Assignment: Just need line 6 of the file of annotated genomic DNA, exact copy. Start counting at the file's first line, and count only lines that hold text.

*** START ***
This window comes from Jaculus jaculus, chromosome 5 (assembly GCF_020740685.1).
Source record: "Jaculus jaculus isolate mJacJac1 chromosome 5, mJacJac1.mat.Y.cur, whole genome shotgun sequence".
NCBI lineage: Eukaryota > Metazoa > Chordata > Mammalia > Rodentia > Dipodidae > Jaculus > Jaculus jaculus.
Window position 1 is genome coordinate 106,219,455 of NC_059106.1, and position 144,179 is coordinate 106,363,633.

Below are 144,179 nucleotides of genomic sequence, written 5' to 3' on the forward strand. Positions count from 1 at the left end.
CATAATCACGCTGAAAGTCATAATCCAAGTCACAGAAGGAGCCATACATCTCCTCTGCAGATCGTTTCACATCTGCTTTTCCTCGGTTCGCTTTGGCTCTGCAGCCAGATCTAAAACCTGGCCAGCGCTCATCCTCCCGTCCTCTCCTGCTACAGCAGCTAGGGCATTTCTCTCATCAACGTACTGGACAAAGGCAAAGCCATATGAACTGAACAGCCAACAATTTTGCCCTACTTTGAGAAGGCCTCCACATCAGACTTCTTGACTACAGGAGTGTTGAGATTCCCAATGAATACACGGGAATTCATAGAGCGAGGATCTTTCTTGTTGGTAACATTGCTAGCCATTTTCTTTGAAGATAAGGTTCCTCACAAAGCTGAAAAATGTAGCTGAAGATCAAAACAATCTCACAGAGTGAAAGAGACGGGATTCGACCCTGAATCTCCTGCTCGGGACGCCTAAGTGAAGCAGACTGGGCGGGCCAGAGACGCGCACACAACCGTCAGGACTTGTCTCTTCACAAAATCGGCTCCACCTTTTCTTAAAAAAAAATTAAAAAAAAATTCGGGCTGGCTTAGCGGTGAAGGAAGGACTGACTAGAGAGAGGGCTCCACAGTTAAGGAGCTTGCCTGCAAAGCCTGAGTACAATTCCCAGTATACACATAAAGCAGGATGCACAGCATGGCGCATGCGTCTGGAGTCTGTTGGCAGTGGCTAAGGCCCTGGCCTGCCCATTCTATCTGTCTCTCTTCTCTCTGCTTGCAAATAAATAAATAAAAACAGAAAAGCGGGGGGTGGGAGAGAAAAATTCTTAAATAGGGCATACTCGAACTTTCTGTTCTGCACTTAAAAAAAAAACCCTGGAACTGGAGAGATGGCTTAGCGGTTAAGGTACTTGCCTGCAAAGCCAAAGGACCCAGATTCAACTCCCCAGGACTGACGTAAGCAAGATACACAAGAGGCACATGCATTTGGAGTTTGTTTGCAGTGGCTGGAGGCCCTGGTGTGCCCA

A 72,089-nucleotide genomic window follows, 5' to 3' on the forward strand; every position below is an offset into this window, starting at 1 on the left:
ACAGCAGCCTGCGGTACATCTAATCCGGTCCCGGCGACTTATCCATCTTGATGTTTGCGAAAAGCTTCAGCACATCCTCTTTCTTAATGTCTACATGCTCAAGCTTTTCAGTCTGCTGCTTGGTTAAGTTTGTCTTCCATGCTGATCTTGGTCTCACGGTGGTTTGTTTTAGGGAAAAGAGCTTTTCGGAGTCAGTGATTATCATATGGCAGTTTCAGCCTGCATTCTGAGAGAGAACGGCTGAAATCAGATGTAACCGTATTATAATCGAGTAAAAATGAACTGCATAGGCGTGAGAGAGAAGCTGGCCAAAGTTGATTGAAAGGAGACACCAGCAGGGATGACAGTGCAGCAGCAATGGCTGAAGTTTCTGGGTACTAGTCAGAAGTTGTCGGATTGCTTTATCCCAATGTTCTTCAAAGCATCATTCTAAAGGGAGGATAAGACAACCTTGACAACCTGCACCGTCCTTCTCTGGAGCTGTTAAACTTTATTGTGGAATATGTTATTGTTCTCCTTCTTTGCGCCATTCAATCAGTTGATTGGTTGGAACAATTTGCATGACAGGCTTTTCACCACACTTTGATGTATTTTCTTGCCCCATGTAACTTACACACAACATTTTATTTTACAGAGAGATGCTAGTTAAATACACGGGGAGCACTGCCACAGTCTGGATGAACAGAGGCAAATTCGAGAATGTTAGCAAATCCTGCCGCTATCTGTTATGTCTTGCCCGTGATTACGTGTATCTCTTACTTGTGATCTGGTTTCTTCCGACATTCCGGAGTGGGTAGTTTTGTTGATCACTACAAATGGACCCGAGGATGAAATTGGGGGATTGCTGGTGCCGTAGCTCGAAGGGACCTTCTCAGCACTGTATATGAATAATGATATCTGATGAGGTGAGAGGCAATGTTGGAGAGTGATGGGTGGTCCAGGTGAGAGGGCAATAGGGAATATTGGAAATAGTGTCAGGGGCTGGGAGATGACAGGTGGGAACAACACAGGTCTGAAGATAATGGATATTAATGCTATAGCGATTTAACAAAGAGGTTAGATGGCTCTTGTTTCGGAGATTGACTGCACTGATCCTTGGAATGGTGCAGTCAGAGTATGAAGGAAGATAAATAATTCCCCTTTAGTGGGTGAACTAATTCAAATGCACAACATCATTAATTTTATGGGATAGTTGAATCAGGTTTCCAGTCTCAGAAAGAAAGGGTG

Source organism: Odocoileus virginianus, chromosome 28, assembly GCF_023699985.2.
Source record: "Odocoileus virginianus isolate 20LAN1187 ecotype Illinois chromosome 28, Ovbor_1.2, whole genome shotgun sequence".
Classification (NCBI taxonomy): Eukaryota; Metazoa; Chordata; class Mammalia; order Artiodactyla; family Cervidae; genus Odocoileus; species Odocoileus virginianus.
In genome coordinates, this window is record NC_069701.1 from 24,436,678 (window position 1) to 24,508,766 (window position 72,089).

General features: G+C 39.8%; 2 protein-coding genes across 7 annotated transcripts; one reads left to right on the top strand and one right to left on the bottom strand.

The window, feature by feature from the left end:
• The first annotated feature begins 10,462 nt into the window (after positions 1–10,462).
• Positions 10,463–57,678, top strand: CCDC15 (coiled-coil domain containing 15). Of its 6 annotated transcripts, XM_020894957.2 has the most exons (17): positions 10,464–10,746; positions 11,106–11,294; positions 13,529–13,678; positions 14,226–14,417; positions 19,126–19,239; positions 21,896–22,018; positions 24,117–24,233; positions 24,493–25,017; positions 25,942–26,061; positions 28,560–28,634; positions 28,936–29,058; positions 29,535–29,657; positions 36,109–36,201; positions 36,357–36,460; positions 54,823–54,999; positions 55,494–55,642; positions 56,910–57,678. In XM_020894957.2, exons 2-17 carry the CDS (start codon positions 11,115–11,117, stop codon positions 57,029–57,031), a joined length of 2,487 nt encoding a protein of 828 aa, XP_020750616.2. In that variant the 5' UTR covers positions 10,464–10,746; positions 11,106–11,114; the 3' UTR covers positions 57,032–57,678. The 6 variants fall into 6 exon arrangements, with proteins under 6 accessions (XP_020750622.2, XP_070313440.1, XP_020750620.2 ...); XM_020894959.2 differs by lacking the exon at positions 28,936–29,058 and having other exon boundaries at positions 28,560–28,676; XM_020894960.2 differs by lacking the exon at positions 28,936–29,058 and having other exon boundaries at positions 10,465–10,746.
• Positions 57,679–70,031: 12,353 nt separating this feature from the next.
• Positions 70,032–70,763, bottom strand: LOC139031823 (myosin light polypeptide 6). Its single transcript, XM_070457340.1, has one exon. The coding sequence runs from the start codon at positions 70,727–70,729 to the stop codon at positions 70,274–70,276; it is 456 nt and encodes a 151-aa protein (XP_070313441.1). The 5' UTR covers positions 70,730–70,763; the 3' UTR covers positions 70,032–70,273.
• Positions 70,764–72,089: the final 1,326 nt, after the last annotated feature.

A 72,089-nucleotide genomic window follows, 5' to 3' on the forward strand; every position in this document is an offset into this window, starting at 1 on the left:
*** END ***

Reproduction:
CATAATCACGCTGAAAGTCATAATCCAAGTCACAGAAGGAGCCATACATCTCCTCTGCAGATCGTTTCACATCTGCTTTTCCTCGGTTCGCTTTGGCTCTGCAGCCAGATCTAAAACCTGGCCAGCGCTCATCCTCCCGTCCTCTCCTGCTACAGCAGCTAGGGCATTTCTCTCATCAACGTACTGGACAAAGGCAAAGCCATATGAACTGAACAGCCAACAATTTTGCCCTACTTTGAGAAGGCCTCCACATCAGACTTCTTGACTACAGGAGTGTTGAGATTCCCAATGAATACACGGGAATTCATAGAGCGAGGATCTTTCTTGTTGGTAACATTGCTAGCCATTTTCTTTGAAGATAAGGTTCCTCACAAAGCTGAAAAATGTAGCTGAAGATCAAAACAATCTCACAGAGTGAAAGAGACGGGATTCGACCCTGAATCTCCTGCTCGGGACGCCTAAGTGAAGCAGACTGGGCGGGCCAGAGACGCGCACACAACCGTCAGGACTTGTCTCTTCACAAAATCGGCTCCACCTTTTCTTAAAAAAAAATTAAAAAAAAATTCGGGCTGGCTTAGCGGTGAAGGAAGGACTGACTAGAGAGAGGGCTCCACAGTTAAGGAGCTTGCCTGCAAAGCCTGAGTACAATTCCCAGTATACACATAAAGCAGGATGCACAGCATGGCGCATGCGTCTGGAGTCTGTTGGCAGTGGCTAAGGCCCTGGCCTGCCCATTCTATCTGTCTCTCTTCTCTCTGCTTGCAAATAAATAAATAAAAACAGAAAAGCGGGGGGTGGGAGAGAAAAATTCTTAAATAGGGCATACTCGAACTTTCTGTTCTGCACTTAAAAAAAAAACCCTGGAACTGGAGAGATGGCTTAGCGGTTAAGGTACTTGCCTGCAAAGCCAAAGGACCCAGATTCAACTCCCCAGGACTGACGTAAGCAAGATACACAAGAGGCACATGCATTTGGAGTTTGTTTGCAGTGGCTGGAGGCCCTGGTGTGCCCA